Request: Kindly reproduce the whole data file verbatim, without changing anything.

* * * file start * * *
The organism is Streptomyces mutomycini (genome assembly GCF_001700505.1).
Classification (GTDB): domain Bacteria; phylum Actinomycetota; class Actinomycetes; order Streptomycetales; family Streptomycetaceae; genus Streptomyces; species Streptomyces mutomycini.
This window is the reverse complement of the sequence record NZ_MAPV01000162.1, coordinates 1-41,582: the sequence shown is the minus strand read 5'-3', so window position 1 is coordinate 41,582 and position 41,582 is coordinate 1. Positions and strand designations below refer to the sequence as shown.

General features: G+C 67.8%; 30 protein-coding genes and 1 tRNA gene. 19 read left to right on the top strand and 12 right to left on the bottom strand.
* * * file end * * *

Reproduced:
The organism is Streptomyces mutomycini (genome assembly GCF_001700505.1).
Classification (GTDB): domain Bacteria; phylum Actinomycetota; class Actinomycetes; order Streptomycetales; family Streptomycetaceae; genus Streptomyces; species Streptomyces mutomycini.
This window is the reverse complement of the sequence record NZ_MAPV01000162.1, coordinates 1-41,582: the sequence shown is the minus strand read 5'-3', so window position 1 is coordinate 41,582 and position 41,582 is coordinate 1. Positions and strand designations below refer to the sequence as shown.

General features: G+C 67.8%; 30 protein-coding genes and 1 tRNA gene. 19 read left to right on the top strand and 12 right to left on the bottom strand.